MONARCHY: WAR, PEACE & GRACE

MONARCHY: GRACE & PEACE
Monarchy in many countries is the symbol of national unity and identity. But as an institution, it should move with time. What makes some monarchies unpopular is when the monarch has disregard for popular attitudes, trying to keep privileges or authorities dating from centuries and which have little to do with political aspiration of the new generations. But there are absolute monarchs under disguise in some republics like North Korea or Syria where the leaders continued to rule until their death, then they were immediately replaced by their sons without a popular vote for the presidency.
Queen Elizabeth II is one of the rare monarchs on the British Throne. She can be compared to Elizabeth I and Queen Victoria whose period of reign witnessed fundamental changes in British society. Queen Elizabeth I reigned through the period of Renaissance. Britain was a respected and feared nation throughout Europe – the Spanish Armada Battle is a proof. Queen Victoria’s period witnessed the expansion of Britain. She was the Queen of the British Empire. This was coupled with the giant scientific progress which made Britain a superpower. For Elizabeth during her reign – we wish her longer years to live and reign- has succeeded in maintaining the respect of the royal family despite the fundamental changes in the British society – including the social revolution in the sixties and also the various scandals within the royal family during the 90s, the famous of which the worsening relations between Charles and Diana leading to their divorce. Queen Elizabeth on every occasion managed to maintain her strength of will, keeping the monarchy popular not in Britain but around the world, especially, in the United States of America and even in former colonies like India. Happy birthday to her and congratulation to the British for having such a wonderful queen.

MONARCHY: EXAMPLES & COUNTEREXAMPLE

Monarchy in Nepal has become shaky because the king has been facing internal opposition. In Japan and Thailand, monarchy is popular and a stabilizing factors because it is constitutional, leaving the choice to people to decide through elected governments in whose policy the monarch doesn’t intervene. As Thailand and Japan succeeded in progressing without relinquishing their traditions, monarchy is sure to continue in these countries.
In Japan and Nepal, the monarchs make frequent appearances. In Nepal, the king is in spotlight because of opposition to his rule. In Thailand, the monarch is almost invisible, making rare appearances and speeches. This has made him a semi-god enjoying absolute veneration because he is not an absolute monarch. Having absolute spiritual authority, leaving mundane authority to politicians who by a magic act of the king agree to put things in order instead of plunging the country into chaos as it happened in a military coup in the 80’s which was quickly ended by the intervention of the king.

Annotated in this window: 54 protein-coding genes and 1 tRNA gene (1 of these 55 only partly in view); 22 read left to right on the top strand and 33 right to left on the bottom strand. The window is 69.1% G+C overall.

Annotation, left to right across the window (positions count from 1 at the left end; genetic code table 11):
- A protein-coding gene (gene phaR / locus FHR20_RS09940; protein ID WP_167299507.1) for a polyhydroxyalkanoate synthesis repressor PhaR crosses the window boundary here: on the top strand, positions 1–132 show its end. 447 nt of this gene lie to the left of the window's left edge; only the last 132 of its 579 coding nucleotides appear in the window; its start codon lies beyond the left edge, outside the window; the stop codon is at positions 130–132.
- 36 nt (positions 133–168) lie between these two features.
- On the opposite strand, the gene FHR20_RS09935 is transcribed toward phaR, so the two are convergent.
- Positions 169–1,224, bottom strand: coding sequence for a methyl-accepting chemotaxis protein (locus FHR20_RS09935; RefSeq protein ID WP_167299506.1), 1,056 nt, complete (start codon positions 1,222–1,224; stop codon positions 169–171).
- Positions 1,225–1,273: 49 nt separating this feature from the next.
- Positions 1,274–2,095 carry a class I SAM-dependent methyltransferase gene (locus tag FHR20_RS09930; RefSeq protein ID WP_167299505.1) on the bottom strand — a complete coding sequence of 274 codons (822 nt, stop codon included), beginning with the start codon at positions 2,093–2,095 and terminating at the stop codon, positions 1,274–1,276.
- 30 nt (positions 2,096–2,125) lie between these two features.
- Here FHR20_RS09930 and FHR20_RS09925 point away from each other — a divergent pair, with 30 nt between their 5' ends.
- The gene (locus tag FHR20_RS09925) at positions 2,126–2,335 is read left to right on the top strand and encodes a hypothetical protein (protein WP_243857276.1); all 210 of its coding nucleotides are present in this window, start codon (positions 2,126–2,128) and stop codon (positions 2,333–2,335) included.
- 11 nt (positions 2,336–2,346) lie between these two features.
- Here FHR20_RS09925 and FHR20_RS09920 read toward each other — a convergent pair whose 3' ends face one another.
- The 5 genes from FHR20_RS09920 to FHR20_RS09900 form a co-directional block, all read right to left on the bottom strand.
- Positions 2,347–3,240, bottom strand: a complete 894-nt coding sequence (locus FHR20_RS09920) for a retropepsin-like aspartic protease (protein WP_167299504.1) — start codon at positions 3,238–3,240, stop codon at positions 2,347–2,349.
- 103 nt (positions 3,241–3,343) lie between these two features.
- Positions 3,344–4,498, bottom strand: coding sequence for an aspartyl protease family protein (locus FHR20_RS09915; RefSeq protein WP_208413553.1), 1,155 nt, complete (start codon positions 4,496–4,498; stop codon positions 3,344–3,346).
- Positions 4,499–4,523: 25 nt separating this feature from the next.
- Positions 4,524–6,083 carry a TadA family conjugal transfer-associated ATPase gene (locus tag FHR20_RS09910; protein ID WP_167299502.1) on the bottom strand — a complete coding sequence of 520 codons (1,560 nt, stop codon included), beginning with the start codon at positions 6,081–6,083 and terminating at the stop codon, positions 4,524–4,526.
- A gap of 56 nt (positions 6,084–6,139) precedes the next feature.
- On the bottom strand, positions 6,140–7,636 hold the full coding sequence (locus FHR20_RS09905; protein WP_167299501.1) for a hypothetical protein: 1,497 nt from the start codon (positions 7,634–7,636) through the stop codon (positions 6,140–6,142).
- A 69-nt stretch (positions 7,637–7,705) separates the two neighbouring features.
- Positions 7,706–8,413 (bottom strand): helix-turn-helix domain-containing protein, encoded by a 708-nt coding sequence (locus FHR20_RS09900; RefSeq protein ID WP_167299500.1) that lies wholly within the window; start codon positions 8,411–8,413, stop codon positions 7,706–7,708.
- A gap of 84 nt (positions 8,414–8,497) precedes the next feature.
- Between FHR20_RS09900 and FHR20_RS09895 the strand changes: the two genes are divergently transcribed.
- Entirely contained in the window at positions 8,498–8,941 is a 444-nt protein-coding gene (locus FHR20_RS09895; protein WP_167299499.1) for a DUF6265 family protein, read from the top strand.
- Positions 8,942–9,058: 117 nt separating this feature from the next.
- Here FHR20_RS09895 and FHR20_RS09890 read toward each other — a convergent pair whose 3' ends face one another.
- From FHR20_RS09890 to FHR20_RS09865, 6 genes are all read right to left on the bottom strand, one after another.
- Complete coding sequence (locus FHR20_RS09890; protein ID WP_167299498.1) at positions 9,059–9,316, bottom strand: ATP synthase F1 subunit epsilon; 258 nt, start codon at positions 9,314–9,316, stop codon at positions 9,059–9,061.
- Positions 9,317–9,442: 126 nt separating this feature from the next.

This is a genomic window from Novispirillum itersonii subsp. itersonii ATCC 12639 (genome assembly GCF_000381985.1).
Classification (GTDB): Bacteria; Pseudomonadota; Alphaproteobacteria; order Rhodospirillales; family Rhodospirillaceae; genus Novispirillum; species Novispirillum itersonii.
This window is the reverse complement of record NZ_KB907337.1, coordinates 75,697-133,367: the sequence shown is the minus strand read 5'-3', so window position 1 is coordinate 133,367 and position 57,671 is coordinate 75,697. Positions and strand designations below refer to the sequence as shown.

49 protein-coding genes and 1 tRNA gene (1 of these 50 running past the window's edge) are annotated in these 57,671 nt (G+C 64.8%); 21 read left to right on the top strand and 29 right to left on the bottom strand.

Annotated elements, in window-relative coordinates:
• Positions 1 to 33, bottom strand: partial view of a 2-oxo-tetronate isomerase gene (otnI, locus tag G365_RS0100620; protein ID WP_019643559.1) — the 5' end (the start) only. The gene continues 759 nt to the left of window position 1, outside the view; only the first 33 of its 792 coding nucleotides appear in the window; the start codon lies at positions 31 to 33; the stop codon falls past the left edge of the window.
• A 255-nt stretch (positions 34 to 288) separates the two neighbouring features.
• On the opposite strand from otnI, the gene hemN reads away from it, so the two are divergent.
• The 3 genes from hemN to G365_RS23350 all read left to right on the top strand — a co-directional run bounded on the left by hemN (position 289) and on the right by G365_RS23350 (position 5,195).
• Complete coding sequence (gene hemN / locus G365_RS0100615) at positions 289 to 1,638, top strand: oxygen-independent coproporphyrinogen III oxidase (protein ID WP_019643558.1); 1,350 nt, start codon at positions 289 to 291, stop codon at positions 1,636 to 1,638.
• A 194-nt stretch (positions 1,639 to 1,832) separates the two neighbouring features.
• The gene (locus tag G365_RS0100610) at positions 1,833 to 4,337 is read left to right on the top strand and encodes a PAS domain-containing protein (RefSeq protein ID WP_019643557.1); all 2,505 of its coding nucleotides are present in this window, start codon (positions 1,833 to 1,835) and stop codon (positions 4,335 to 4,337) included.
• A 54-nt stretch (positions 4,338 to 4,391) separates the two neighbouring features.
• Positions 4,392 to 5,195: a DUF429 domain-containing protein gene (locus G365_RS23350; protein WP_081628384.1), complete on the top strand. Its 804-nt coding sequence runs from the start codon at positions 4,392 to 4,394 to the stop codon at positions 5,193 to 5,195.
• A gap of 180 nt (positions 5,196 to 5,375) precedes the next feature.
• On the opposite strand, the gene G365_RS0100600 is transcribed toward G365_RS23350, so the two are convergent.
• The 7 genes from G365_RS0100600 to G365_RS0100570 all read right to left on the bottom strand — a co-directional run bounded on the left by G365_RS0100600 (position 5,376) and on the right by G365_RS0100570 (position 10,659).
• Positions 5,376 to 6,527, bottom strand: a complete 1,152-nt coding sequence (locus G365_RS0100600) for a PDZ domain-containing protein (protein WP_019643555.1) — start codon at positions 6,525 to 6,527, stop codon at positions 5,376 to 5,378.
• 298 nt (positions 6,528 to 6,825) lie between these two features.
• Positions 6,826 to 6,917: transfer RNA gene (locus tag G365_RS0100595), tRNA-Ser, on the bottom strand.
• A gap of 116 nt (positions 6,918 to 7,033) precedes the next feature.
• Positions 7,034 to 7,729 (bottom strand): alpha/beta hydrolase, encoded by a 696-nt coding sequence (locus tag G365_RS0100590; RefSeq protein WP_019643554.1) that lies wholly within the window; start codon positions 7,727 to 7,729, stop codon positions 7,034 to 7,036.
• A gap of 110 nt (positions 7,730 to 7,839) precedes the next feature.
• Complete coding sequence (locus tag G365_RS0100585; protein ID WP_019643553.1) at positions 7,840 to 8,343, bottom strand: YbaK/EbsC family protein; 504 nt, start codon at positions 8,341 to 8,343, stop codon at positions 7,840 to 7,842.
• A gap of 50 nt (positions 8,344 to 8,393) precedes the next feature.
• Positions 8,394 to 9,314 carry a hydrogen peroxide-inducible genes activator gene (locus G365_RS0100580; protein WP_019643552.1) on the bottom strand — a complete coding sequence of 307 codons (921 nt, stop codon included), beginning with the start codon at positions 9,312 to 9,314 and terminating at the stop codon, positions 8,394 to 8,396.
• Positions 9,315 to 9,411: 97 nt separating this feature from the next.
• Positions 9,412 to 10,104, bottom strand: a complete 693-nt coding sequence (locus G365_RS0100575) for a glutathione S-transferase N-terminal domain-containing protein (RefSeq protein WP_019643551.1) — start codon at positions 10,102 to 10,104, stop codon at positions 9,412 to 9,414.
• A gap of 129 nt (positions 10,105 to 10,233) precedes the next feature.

MONARCHY IN NEPAL: WAR & PEACE


One negative aspect of absolute monarchy is when the king considers himself as the rightful guardian of society disregarding calls for change. It can be OK for a king to perpetuate a style of rule, subjugating his people by enshrining himself with sacredness. But in today’s world, there is no place for despotism. The mass media has succeeded in showing people various forms of rule just by following the news of and from other countries. People in Nepal have the right to choose their style of government without having to overthrow their king if they both agree to a democratic style that includes instead of excluding sections of society – turning them in revolutionaries and thus perpetuating instability as each conflicting side has its own force to depend on. Monarchy is a part of the history of Nepal. But not to become completely obsolete, it should move with the aspiration of the people. The Nepalese are one of most peaceful people in the world. Neither they nor their king should come to bloodshed or violence to settle their differences about the style of government.

People in Nepal have the right to choose their style of government without having to overthrow their king if they both agree to a democratic style that includes instead of excluding sections of society – turning them in revolutionaries and thus perpetuating instability as each conflicting side has its own force to depend on. Monarchy is a part of the history of Nepal. But not to become completely obsolete, it should move with the aspiration of the people. The Nepalese are one of most peaceful people in the world. Neither they nor their king should come to bloodshed or violence to settle their differences about the style of government. The King by agreeing to power sharing will spare Nepal years of poverty and uncertainty.

The Maoist and the government in Nepal agreeing to hold a joint administration is to be considered as a new era for Nepal. The king should also be given credit for agreeing to earlier reforms following the popular uprising. Without his compromise, it would be impossible to bring the Maoist to an agreement with the Nepalese prime minister. It remains to see if the rebels will join the armed forces so national unity and peace will become a reality. Otherwise, the country will remain divided.

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